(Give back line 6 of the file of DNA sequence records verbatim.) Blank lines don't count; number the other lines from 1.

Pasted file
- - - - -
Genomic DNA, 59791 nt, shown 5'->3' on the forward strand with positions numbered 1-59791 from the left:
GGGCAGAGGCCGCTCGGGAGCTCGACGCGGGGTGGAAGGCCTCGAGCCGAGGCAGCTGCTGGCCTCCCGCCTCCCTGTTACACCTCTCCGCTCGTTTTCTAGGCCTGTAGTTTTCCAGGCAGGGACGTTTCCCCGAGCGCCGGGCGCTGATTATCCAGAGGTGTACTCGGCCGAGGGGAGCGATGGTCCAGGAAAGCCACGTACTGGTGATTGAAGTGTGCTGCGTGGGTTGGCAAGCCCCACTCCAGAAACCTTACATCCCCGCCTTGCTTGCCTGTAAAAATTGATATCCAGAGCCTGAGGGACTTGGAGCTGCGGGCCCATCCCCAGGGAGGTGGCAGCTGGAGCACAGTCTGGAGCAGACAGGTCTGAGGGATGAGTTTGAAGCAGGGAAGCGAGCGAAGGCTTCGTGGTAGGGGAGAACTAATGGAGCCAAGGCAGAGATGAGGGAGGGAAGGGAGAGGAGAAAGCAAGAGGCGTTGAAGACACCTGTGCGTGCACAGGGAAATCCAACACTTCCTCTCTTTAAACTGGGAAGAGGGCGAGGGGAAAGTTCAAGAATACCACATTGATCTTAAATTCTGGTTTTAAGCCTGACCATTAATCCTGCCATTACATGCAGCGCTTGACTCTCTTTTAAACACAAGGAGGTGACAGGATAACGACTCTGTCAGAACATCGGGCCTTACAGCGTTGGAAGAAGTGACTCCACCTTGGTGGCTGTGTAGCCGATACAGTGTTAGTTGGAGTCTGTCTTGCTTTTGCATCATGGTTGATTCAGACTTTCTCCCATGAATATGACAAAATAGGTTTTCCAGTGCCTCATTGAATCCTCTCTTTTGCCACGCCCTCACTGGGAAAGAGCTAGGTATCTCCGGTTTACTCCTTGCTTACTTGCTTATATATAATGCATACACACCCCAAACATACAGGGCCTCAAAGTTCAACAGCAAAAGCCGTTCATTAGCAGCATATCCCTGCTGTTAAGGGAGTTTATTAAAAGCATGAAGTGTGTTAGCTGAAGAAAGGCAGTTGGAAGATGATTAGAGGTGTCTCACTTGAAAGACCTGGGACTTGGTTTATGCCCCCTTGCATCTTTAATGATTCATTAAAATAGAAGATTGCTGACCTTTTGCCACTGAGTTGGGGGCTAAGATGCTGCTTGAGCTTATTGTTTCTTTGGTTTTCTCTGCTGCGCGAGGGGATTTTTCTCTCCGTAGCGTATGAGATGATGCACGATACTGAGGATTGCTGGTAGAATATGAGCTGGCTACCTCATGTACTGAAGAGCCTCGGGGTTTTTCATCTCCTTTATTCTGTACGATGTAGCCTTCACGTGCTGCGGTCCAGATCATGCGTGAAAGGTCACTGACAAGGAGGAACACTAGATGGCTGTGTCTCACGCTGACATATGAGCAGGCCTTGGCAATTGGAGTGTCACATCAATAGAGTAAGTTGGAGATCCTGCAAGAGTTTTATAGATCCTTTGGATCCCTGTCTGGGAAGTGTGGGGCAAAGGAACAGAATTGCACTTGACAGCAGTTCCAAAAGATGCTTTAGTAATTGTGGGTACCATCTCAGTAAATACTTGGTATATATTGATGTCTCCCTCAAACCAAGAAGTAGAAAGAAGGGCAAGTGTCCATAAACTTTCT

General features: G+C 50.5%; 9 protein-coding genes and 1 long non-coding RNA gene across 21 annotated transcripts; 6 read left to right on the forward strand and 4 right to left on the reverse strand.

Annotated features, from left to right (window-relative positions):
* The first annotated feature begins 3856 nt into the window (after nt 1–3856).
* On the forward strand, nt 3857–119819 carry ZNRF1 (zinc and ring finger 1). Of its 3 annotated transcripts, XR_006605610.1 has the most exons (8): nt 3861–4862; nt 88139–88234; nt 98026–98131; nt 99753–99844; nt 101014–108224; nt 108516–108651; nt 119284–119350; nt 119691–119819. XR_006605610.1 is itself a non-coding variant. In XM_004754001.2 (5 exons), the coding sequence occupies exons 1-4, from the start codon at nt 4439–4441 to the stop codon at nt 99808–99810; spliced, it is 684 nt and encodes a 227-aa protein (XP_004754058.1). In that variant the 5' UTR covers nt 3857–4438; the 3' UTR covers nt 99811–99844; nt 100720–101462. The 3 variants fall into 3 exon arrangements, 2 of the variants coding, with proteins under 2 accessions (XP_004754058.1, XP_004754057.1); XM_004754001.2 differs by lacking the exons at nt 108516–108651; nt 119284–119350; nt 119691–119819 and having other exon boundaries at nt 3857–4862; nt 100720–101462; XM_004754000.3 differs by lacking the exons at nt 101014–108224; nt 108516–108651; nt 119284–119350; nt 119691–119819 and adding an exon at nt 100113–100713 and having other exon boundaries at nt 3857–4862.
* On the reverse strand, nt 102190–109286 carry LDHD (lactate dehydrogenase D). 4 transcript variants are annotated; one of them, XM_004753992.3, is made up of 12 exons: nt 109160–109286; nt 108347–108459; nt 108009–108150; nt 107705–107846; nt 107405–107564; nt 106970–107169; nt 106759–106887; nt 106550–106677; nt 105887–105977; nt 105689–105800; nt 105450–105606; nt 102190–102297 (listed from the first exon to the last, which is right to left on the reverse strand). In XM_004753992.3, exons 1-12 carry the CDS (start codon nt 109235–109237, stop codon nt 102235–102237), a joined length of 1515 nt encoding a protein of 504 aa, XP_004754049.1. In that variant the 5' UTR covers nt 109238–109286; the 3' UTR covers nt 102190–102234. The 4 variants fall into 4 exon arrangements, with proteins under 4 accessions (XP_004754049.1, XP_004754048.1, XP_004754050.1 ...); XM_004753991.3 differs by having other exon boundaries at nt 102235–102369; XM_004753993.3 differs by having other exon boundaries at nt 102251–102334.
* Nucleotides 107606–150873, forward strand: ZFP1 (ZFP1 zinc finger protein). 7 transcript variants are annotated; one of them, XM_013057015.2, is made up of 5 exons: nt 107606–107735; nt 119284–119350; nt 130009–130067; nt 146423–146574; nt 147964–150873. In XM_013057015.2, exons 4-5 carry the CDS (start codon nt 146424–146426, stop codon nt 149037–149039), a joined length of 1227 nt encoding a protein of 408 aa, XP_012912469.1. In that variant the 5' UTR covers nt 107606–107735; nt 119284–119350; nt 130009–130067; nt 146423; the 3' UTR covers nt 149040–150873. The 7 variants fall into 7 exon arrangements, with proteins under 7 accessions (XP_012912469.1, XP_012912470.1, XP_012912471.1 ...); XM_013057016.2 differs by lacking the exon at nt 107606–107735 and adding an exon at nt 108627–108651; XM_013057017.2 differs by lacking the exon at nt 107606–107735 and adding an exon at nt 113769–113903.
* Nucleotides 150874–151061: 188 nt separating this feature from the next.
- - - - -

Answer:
* On the forward strand, nt 3857–119819 carry ZNRF1 (zinc and ring finger 1). Of its 3 annotated transcripts, XR_006605610.1 has the most exons (8): nt 3861–4862; nt 88139–88234; nt 98026–98131; nt 99753–99844; nt 101014–108224; nt 108516–108651; nt 119284–119350; nt 119691–119819. XR_006605610.1 is itself a non-coding variant. In XM_004754001.2 (5 exons), the coding sequence occupies exons 1-4, from the start codon at nt 4439–4441 to the stop codon at nt 99808–99810; spliced, it is 684 nt and encodes a 227-aa protein (XP_004754058.1). In that variant the 5' UTR covers nt 3857–4438; the 3' UTR covers nt 99811–99844; nt 100720–101462. The 3 variants fall into 3 exon arrangements, 2 of the variants coding, with proteins under 2 accessions (XP_004754058.1, XP_004754057.1); XM_004754001.2 differs by lacking the exons at nt 108516–108651; nt 119284–119350; nt 119691–119819 and having other exon boundaries at nt 3857–4862; nt 100720–101462; XM_004754000.3 differs by lacking the exons at nt 101014–108224; nt 108516–108651; nt 119284–119350; nt 119691–119819 and adding an exon at nt 100113–100713 and having other exon boundaries at nt 3857–4862.